Degrease the parts to be coated
You can use metholated spirits or panel wipe or pre paint to thoroughly remove any traces of grease or oil which may impair the coating process.



Plan where in the oven the parts will go. I used coat hangers to hold the items. Once you are happy, remove the items and warm the oven to 200 degrees C.

Powder coat the parts
You assemble the gun, attach the air supply, fill the cup with the colour of your choice, adjust the powder cloud to create an 8 inch cloud, attach the earth lead to the item to be coated, press the foot pedal and full the trigger. Instruction are supplied but there is a video, FAQs and step by step instructions on the http://www.electrostaticmagic.co.uk/ website.

The resulting cloud of powder is positively charged electrostatically and the earth on the item being coated attracts the powder to coat the item. You do need to take precautions with the fine dust such as wearing a face mask, masking any areas that are not to be coated and being prepared for the powder to cover the floor. The powder is flammable and cannot be hoovered up using a vacuum cleaner as it's motor may catch fire - dang!

Here is the ECU tray powder coated. You need to mask off any areas not to be coated, like the ECU retaining bolt threads. The powder is grey in colour and rather dull:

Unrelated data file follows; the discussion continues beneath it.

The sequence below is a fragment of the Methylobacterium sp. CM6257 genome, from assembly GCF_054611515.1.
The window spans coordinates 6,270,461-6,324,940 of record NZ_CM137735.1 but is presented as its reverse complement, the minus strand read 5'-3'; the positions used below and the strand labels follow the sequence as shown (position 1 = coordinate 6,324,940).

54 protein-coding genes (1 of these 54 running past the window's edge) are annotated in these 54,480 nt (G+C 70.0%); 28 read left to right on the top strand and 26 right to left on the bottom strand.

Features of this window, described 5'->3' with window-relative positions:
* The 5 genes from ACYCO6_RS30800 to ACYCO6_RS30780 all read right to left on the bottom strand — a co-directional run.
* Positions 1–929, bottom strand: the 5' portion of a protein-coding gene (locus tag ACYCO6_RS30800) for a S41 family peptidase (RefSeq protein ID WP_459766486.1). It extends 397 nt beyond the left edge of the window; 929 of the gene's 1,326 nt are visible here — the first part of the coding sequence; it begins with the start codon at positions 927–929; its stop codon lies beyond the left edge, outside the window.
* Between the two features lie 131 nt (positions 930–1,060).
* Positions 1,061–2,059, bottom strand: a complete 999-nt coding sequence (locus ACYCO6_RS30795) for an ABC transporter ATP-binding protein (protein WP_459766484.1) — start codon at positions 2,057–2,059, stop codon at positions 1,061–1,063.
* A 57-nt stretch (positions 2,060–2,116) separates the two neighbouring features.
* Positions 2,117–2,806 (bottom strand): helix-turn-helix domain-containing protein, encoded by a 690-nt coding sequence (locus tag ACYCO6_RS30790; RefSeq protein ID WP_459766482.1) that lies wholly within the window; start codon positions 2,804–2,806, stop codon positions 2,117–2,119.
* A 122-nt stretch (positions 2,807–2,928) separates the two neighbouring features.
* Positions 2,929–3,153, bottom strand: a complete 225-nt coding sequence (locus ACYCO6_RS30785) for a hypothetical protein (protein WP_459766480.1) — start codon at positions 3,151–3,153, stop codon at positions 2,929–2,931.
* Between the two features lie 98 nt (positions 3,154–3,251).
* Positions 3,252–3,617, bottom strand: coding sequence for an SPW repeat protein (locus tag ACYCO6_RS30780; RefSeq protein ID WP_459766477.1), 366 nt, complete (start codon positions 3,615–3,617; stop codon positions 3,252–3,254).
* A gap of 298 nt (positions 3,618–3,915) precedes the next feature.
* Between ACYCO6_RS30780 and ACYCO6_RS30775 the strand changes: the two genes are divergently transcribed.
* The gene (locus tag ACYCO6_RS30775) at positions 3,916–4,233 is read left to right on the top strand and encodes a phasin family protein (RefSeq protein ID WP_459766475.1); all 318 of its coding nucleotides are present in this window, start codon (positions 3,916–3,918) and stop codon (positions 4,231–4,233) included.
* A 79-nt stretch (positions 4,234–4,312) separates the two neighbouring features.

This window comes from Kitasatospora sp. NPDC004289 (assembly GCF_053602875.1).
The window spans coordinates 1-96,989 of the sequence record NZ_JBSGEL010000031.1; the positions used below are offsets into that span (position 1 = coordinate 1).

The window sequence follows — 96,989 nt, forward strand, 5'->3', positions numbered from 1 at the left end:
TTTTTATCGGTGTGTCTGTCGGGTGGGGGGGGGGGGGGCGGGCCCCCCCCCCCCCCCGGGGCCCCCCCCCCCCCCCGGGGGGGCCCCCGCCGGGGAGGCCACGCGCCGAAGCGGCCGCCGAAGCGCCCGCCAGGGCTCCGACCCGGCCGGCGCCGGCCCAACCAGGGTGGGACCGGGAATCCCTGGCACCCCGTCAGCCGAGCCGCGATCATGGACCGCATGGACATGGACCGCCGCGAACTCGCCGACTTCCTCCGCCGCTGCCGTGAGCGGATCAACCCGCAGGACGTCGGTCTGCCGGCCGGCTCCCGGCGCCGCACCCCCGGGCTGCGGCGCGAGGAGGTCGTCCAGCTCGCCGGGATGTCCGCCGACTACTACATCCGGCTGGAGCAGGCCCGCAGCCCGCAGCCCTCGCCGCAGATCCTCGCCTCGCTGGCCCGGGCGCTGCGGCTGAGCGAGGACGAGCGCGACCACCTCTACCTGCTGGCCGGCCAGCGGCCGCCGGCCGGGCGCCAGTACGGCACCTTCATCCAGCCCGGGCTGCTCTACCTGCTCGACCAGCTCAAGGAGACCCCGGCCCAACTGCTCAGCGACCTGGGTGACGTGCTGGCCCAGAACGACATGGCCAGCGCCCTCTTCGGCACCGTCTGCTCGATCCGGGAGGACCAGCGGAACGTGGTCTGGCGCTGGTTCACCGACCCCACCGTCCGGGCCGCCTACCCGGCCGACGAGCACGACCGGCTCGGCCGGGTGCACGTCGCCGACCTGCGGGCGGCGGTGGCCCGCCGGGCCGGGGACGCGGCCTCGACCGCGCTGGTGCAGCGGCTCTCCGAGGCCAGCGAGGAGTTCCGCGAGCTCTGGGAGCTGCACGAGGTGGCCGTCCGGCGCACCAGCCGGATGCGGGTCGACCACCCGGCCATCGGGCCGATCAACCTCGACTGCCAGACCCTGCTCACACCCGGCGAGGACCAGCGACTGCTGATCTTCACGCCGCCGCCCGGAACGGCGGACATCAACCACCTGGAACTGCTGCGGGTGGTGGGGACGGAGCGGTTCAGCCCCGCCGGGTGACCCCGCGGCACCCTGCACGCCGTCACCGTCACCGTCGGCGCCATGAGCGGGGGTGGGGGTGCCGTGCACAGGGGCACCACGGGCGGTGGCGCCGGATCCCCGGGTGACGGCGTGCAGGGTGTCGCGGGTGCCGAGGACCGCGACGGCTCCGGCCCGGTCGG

Cure the parts in an oven


The items need to reach 200 degrees C and then to cure for a further ten minutes. Once the item reaches 200 degrees then the powder begins to gloss in front of your eyes. After ten minutes then off the heat and open the oven door a little to allow the items to cool slowly as sudden cooling can impair the finish.

Results
WOW I hope the pictures show the glossy finish. Its not a picture perfect mirror finish, there are a few spots that I may have powdered too thinly, a few spots that I knocked whilst putting them in the oven, there is some orange peel effect perhaps due to being over coated. However, the results are overall very impressive.









Refit the parts




Finally a highly polished exhaust heat shield from http://www.getbadass.com/ was fitted.

Back to Black

I used Autoglym Vinyl and Rubber Care to get the air intake duct, air filter box, intake manifold, fuse box and other black bits back to black. Spray it on and it will appear milky, leave it to dry and you'll get a glossy wet look which you can lightly polish. If you want a matt finish then don't let it dry. (See: Autoglym website)
Overall this powder coating kit is highly recommended to get the Saxo engine bay back to black.

Other items that would look great in other colours:

Brake calipers
Engine block
Wheels

I am in no way connected with www.electrostaticmagic.co.uk . I have not received any incentive or reward for using or reviewing this product. I am just a well satisfied customer, Bob
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Last edited by BobC; 15th June 2010 at 11:55.